Demon Press Review: I Am Legend

I Am Legend is a classic 1954 horror novel by Richard Matheson and is widely considered to have been responsible for the birth of the “end of the world” genre as we know it. However, unlike many of its successors, the novel does not focus so much on action, instead diving into the psychology of the main character.

Robert Neville is a middle-aged man, a father and husband, and, tragically, the last man on earth. The rest of humanity has been wiped out by a disease that swept the planet and transformed those infected into vampires—cliche vampires; afraid of garlic, crosses, and the like. We follow our protagonist Neville as he goes about his monotonous daily routine: fortifying his house, scavenging for supplies, and doing his best to research the behaviors and weaknesses of the creatures. The vampires gather outside his home at night, but their intelligence is limited enough that they don’t seem to be any real threat; Neville struggles much more with his grief and loneliness having lost his wife and daughter months ago.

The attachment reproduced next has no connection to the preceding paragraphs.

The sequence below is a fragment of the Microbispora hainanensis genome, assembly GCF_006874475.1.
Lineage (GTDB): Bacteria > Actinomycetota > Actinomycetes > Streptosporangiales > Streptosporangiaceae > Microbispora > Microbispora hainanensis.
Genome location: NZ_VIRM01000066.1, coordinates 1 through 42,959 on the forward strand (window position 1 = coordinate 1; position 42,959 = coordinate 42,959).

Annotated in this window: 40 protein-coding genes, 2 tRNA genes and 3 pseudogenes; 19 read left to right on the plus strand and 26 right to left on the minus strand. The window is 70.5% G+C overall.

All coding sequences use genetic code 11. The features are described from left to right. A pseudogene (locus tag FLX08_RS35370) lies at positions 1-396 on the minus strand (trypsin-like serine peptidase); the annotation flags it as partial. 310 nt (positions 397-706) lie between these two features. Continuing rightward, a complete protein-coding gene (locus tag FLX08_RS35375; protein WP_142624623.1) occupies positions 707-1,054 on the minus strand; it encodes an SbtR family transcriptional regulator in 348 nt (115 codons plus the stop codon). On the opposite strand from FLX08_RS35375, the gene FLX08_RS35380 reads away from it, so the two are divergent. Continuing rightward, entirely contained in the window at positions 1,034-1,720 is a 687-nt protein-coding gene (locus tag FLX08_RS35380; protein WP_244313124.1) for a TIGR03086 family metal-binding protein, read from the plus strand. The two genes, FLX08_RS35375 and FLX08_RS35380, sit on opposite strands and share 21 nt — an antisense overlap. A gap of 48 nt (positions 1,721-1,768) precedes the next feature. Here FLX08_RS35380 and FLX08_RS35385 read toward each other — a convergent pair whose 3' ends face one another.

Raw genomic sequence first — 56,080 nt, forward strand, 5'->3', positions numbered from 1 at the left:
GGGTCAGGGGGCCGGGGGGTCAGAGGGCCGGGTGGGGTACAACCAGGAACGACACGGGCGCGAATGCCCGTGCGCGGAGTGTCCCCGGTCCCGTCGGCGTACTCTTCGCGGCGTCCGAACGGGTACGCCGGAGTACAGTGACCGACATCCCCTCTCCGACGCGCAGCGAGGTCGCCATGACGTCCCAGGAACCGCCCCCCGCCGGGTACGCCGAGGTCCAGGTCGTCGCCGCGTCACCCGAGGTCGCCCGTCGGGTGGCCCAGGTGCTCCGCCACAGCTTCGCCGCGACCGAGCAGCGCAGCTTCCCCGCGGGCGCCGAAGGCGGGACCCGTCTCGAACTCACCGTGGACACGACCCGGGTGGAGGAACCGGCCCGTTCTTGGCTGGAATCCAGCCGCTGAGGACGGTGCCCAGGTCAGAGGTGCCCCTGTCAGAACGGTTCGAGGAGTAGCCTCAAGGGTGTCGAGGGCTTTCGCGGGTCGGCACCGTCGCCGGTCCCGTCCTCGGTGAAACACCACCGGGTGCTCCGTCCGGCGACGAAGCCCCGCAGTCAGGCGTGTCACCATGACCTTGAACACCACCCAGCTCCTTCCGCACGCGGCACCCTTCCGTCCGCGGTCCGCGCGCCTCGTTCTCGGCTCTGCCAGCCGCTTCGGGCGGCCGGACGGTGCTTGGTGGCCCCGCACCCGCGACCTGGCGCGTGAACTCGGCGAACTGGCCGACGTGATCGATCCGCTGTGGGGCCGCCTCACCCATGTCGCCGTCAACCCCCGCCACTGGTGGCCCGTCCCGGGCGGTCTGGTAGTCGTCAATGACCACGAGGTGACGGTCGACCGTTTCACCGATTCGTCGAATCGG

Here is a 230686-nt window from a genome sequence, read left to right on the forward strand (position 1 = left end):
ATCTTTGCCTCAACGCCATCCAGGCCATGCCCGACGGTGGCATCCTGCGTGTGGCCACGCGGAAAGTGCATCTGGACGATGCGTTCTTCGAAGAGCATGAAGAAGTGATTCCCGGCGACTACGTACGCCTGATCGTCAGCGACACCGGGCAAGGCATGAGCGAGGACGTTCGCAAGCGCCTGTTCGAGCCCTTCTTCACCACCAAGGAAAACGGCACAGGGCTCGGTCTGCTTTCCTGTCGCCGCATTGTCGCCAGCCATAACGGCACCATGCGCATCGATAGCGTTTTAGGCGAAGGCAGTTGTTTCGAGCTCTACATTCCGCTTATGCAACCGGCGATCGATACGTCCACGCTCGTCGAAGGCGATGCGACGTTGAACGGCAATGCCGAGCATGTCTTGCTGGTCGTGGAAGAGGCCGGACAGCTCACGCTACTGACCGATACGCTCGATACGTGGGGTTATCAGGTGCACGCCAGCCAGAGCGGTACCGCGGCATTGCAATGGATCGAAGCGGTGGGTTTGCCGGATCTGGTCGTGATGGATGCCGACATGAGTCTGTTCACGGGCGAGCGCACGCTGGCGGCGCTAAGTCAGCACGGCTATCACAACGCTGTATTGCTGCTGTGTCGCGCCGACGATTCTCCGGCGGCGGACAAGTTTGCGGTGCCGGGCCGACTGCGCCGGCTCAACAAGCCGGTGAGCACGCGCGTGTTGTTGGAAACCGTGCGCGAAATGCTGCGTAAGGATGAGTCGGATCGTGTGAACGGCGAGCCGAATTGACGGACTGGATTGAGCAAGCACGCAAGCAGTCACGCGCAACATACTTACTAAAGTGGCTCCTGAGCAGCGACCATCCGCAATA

Neville is a very flawed character—which is important to the story. A lot of the book is devoted to exploring his thoughts, and it is these flaws that make his psyche interesting. However, one of the biggest problems I had with the book was that the author sometimes seemed to overshare about Neville, either going on and on about one thing longer than it interested me or sharing things that damaged his likeability. Considering that Neville is the only character present in most of the story, it is hard to enjoy the book if you aren’t rooting for him.

That being said, I Am Legend takes an unusual approach to horror that managed to hold my attention whether or not I was attached to the character. Having spent the last year in quarantine, the use of confinement and isolation as sources of ‘horror’ hits strikingly close to home. Neville’s endeavor throughout the story to research and cure the vampires seems like an impossible task, but his little triumphs every couple of chapters provide an incentive to keep reading. Without going into detail, the book has an unexpected ending that puts everything into a new light. The reveal made me glad I stuck around until the end.

Overall, I Am Legend makes up for its lack of a cast with a captivating plot. I recommend it to anyone interested in horror, and I encourage those who pick it up to get a good eight or nine chapters in before putting it down–it gets much more interesting the more you read.

— Quin Hammon